Saturday, March 21, 2009

Saturday Story Hour: Roorbach on Love in Big Bend

This is your weekly dose of contemporary fiction. I call it "Saturday Story Hour."

This week, I'm inspired by Fosco Lives! reader Jill and her recent road trip into (what I imagine is called) the Big Bend country of Texas. Years ago, Fosco was floored by the 2002 collection of The O. Henry Prize Stories (seriously, if you can get a hold of it, it will be worth your while). One of the stories in that collection was called "Big Bend" by Bill Roorbach. At the time, Fosco had never heard of Bill Roorbach before. And, to be honest, he's never read anything by him since. Nor is "Big Bend" even the best story in that collection. However, there is just something about the story that has stuck with Fosco (going on seven years now).

When he read the story, Fosco had also never heard of Big Bend National Park. It's a huge national park that runs along the Texas-Mexico border, where the Rio Grande makes a very big bend (natch). It is extremely popular with birders, like Fosco's Aunt Merrill and Uncle Clark, because it's the home of dozens of species that are difficult to see anywhere else. And as for the terrain, the National Park Service notes:

Sometimes considered "three parks in one," Big Bend includes mountain, desert, and river environments. An hour’s drive can take you from the banks of the Rio Grande to a mountain basin nearly a mile high. Here, you can explore one of the last remaining wild corners of the United States, and experience unmatched sights, sounds, and solitude.
Roorbach's story is set in the park and he makes it sound absolutely gorgeous. After reading the story, Fosco became fascinated by Big Bend; however, sadly, he has yet to visit (he hasn't really had any good excuses to visit West Texas lately).

The hero of the story is a retired widower who has decided to work as a park employee at Big Bend for a year. He spends his days doing minor physical labor with a diverse team of other men. When we meet him, he has fallen passionately in love with a visiting birdwatcher from Chicago--a woman who is almost thirty years younger, bulky, and married. Her name is Martha Kolodny. Suddenly, Mr. Hunter (our protagonist) is confused:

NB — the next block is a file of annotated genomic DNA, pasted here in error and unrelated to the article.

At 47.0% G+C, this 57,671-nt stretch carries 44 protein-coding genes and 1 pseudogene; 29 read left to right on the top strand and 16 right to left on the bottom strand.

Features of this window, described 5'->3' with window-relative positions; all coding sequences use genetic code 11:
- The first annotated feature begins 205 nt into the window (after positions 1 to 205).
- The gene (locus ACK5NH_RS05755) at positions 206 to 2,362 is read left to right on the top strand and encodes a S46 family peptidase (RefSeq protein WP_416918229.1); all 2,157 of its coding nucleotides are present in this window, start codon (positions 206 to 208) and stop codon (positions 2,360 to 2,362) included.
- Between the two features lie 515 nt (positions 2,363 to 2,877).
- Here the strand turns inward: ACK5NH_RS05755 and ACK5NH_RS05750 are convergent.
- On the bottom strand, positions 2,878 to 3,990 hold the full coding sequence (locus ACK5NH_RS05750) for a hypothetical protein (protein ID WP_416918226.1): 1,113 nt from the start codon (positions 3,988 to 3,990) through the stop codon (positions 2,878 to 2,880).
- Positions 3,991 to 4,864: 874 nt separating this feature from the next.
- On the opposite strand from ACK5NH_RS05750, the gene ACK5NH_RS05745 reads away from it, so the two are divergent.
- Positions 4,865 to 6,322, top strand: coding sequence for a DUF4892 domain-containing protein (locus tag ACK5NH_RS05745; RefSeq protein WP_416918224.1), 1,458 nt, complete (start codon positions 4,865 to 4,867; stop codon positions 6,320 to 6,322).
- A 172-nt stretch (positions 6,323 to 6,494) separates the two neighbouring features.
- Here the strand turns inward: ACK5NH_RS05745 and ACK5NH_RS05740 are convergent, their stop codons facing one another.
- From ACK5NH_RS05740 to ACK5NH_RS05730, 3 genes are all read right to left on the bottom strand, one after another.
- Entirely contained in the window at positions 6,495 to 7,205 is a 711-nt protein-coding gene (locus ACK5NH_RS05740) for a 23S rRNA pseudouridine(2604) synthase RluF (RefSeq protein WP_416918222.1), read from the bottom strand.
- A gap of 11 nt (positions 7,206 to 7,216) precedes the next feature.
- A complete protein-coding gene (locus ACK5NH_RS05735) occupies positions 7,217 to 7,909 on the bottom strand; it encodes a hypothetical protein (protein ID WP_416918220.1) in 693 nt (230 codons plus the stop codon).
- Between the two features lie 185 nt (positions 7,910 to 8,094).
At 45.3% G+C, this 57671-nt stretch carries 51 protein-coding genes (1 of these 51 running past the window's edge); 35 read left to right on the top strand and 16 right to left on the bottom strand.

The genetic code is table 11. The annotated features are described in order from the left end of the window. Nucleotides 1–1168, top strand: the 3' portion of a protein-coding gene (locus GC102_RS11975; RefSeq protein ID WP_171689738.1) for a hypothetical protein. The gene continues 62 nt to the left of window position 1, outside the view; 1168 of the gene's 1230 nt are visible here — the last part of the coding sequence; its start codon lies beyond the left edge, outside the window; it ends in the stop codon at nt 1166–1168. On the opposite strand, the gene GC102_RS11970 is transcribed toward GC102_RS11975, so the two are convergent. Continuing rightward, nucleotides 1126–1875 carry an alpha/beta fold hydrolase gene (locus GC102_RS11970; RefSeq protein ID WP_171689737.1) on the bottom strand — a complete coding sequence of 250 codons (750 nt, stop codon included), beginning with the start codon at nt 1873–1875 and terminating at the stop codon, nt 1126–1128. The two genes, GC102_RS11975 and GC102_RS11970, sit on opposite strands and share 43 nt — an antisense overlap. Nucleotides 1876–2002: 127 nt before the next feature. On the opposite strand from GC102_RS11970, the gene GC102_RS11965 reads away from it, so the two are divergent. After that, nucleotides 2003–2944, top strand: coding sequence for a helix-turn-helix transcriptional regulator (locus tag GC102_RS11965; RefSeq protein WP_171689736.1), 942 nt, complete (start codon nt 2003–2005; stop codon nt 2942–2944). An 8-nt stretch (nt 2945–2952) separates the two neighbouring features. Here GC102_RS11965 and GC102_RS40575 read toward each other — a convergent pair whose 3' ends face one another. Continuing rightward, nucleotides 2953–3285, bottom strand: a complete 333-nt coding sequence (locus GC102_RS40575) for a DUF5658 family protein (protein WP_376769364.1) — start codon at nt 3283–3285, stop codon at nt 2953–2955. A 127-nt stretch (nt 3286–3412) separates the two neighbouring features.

Another cause of sleeplessness was Martha Kolodny of Chicago, here in blazing, gorgeous, blooming, desolate Big Bend on an amateur ornithological quest. Stubby called her "Mothra," which had been funny at first, given Ms. Kolodny's size and thorough, squawking presence, but which was funny no longer, given the startling fact of Mr. Hunter's crush on her, which had arrived unannounced after his long conversation with her just this evening, in the middle of a huge laugh from Ms. Kolodny, a huge and happy, hilarious laugh from the heart of her very handsome heart.
There is something about the line "a huge and happy, hilarious laugh from the heart of her very handsome heart" that Fosco adores. For me, at least, there is no resisting Martha Kolodny once she's described that way. She is a bringer of joy--both to Mr. Hunter and to the reader.

The other thing about this story that thrills me is the sheer optimism of it. Here are two oldish, semi-unattractive people who lead extremely sad lives in extremely sad parts of the country falling in mad passionate love like giddy teenagers. It's about a second chance at passionate love--but not in a mawkish or sentimental way. I just find it hard to be cynical about love when I'm reading this story. Not to mention that this surprisingly big, bright love is what makes this story work--it makes the images shimmer in Fosco's imagination.

And so, whether or not I ever read anything else by Bill Roorbach, there is a part of me that will always treasure this story. I hope you enjoy it as much as I do.

You can read it here.

You may want to order the O. Henry Prize Stories 2002 from Amazon. Or one of Bill Roorbach's books. Please follow these links:

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Jill said...

Crushes that sneak up on you...aka sneakers. "Stalking Mothra", "one batman joke", "forty is the youth of old age and the old age of youth" (this sucks, but I guess is true...although I'd like to insert fifty instead of forty...I feel like I'm sixteen still)

"It was that laugh from the heart and the bright conversation and something more: Martha Kolodny could see Mr. Hunter, and he hadn't been seen clearly in three years. Nor had his particular brand of jokes been laughed at, or his ideas praised, nor had someone noticed his hair (still full and shiny, and bone-in-the-desert white) or looked at his hands so, or gazed into his eyes."...this part brought tears to my eyes. It's so important to be "seen". Oh Fosco! Thank you. I thoroughly enjoyed this. Most with tears. I'm not a short story reader, so I look forward to Saturdays. I'm an excuse to visit West Texas someday. El Paso can be a pit stop!

FOSCO said...

I'm so glad you enjoyed this story! There is just something so sweet and sad and happy about it.

I will definitely pit stop in El Paso, thank you kindly!

Bill Roorbach said...

Thanks for the kind words, Fosco--and Jill, too! All yours in Maine, Bill Roorbach